Maraviroc (known by the trade name Celsentri in Europe and Selzentry in the United States) is the first drug to be licensed from a new class of antiretrovirals called CCR5 inhibitors. Maraviroc prevents HIV from entering uninfected cells by blocking the predominant route of entry on the surface of some immune cells, the CCR5 receptor.
In 2007, the drug was approved for use in combination with other antiretrovirals, by treatment-experienced individuals with a confirmed CCR5-tropic virus in the US and marketing approval in Europe for treatment-experienced people followed soon after. Maraviroc received licensing for use in antiretroviral-naive patients in the US in November 2009.
Approval of maraviroc for treatment-experienced individuals was based on 24-week results from the MOTIVATE studies. (Lalezari) Significantly more individuals who had maraviroc added to optimised background antiretroviral therapy (ART) achieved viral load below 400 copies/ml and below 50 copies/ml as compared to individuals who received optimised background plus a placebo.
MOTIVATE 1 and 2 were phase IIb/III studies, designed to investigate the safety and effectiveness of maraviroc. Both studies were of similar design and involved highly treatment-experienced individuals with CCR5-tropic HIV. MOTIVATE 1 took place in the US and Canada and MOTIVATE 2 included individuals from Europe and Australia, as well as North America.
Individuals with CCR5-tropic HIV and viral loads above 5000 copies/ml on current treatment were recruited. All participants had resistance to at least one agent from each of the three major drug classes, including at least two protease inhibitors. In both studies, participants were provided with background therapy optimised by resistance testing. (Nelson) They were then randomised to receive either a placebo, or a once-daily 300mg dose of maraviroc, or a twice-daily 150mg dose of the drug. The dose of maraviroc that individuals in the treatment arms of the study received was determined by the drugs in their background regimen.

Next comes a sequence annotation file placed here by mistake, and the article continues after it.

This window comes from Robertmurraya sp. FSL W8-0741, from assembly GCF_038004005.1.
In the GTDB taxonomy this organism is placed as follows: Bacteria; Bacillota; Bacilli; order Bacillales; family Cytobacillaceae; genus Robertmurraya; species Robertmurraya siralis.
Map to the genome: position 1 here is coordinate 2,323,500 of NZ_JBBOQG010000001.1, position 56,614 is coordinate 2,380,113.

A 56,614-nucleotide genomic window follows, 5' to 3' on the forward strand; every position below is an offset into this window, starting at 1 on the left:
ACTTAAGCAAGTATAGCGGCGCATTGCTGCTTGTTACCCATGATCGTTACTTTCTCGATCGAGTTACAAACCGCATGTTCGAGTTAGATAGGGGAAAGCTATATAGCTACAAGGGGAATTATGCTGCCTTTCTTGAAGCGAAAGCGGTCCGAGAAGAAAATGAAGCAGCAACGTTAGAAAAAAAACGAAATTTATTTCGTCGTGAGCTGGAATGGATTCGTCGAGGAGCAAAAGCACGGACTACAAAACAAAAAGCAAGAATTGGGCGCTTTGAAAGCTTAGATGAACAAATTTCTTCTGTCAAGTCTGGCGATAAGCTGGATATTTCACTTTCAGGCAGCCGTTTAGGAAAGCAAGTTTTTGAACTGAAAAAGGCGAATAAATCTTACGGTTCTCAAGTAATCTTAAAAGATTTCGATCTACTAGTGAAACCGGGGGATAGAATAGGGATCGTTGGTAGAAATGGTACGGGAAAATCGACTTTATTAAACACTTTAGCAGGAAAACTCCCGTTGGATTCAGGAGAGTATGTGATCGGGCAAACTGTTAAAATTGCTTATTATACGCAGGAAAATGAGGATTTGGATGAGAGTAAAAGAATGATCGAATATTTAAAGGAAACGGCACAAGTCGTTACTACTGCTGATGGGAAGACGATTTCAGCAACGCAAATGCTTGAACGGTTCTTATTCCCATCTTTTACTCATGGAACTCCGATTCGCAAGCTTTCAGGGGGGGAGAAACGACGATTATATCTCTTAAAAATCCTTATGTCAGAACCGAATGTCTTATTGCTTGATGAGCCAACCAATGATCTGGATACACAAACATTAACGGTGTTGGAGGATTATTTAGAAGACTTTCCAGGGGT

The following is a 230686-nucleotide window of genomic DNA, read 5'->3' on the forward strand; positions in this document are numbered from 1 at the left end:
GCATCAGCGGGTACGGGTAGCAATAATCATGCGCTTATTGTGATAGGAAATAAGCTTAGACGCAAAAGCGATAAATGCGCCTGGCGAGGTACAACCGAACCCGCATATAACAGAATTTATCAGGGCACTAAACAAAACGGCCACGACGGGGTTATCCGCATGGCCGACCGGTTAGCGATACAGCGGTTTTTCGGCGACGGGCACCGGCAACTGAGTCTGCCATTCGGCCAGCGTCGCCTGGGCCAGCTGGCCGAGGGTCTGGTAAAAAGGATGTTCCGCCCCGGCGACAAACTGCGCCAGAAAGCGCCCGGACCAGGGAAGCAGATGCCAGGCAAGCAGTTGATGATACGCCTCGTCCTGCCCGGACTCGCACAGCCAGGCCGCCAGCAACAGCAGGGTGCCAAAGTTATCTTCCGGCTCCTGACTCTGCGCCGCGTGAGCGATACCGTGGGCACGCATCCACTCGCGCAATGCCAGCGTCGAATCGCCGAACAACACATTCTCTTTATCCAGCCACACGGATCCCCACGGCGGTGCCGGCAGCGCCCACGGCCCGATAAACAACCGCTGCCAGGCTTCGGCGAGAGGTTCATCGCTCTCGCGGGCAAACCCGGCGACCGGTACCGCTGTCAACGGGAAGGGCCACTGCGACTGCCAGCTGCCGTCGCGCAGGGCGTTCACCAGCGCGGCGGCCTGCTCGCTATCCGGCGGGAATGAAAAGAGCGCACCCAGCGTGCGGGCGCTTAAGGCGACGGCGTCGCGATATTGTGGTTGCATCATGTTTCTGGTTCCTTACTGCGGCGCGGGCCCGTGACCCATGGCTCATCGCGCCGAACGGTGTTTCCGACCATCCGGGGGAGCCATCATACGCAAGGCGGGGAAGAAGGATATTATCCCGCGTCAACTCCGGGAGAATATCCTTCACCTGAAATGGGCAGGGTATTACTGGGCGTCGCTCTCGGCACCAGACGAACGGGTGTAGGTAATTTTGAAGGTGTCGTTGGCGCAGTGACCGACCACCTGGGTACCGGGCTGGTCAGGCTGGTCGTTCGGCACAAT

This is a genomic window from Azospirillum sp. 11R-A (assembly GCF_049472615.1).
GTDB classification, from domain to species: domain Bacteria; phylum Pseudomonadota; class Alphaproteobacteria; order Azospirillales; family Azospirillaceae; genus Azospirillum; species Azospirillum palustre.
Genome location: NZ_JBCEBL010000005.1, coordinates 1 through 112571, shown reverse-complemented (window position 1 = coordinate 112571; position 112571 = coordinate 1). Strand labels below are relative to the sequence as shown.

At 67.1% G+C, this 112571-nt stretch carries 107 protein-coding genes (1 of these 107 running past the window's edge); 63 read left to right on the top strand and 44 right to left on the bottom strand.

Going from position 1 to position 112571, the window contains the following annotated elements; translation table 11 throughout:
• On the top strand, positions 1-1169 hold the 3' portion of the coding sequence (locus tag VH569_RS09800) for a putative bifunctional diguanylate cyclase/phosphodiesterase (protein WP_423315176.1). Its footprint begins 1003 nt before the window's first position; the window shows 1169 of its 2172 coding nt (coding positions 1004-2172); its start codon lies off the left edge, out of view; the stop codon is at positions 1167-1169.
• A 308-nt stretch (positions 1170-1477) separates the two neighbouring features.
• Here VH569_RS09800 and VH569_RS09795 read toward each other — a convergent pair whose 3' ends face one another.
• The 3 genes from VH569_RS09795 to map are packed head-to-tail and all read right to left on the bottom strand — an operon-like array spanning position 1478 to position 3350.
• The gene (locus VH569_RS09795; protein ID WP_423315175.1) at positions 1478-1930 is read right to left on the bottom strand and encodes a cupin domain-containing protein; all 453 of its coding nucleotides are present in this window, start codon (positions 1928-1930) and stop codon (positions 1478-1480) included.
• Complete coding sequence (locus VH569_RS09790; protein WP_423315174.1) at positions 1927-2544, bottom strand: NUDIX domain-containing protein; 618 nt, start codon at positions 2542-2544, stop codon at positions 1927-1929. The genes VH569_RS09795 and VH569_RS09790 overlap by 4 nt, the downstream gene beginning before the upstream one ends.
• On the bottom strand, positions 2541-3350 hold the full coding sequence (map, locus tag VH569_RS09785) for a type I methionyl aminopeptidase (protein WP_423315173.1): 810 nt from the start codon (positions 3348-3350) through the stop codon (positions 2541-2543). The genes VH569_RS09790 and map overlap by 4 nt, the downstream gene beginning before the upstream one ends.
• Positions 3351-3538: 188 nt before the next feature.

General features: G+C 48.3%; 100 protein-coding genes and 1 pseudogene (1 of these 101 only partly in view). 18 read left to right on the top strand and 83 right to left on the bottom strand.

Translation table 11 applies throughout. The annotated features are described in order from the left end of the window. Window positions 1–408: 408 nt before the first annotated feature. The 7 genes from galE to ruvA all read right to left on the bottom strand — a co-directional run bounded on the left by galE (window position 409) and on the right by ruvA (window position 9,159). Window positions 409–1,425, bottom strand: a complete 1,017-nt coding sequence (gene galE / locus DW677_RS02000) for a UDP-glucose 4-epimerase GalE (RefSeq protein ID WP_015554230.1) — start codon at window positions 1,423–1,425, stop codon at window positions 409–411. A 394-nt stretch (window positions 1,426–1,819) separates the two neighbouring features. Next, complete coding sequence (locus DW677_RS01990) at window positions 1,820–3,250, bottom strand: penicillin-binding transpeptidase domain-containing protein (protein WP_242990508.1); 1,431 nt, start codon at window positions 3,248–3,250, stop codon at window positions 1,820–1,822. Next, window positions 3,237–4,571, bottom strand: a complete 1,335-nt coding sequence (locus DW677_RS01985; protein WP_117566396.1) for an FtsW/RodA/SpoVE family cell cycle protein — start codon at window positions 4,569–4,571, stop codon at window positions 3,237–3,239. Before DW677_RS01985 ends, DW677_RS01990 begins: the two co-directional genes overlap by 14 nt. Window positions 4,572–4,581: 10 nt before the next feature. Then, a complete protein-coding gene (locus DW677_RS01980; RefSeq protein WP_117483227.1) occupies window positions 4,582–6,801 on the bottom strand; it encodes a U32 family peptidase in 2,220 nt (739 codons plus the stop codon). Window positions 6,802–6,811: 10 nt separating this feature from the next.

Of note, 69% of the once-daily maraviroc group and 75% of the twice-daily group had two or fewer active drugs in their background regimen. None of the participants used boosted darunavir and around 10% included boosted tipranavir in their regimen. (Fatkenheuer) (Gulick)
The proportion of people with undetectable viral load declined slightly after week 24 in the maraviroc treatment groups, but at week 48, nearly 47% of people had viral load below 50 copies/ml versus 16% of the placebo group. A majority of people (~58%) had viral load below 400 copies/ml as compared to just 22% of those in the placebo group at week 48. There were sustained CD4 cell gains in both maraviroc-containing treatment arms (+113 and 122 cells/mm3 in the once- and twice-daily treatment arms respectively).
At 48 weeks, 61% of those individuals previously naive to T-20 who included it as part of an optimised ART background achieved viral load below 50 copies/ml on the twice-daily maraviroc treatment arm and 71% on that treatment arm had viral load below 400 copies/ml. In those with prior T-20 experience, just 32% reached a viral load less than 50 copies/ml. (Gulick)
Maraviroc-containing treatment is more likely to fail in people who had developed X4-tropic or dual/mixed tropic virus in addition to the CCR5-tropic virus that maraviroc was designed to suppress. However, CD4 cell counts were found to be higher even in people who experienced maraviroc treatment failure, and if maraviroc treatment ceased in those who experienced a tropism shift, the virus population was observed to shift back to R5 tropism within one month in almost all cases. (van der Ryst)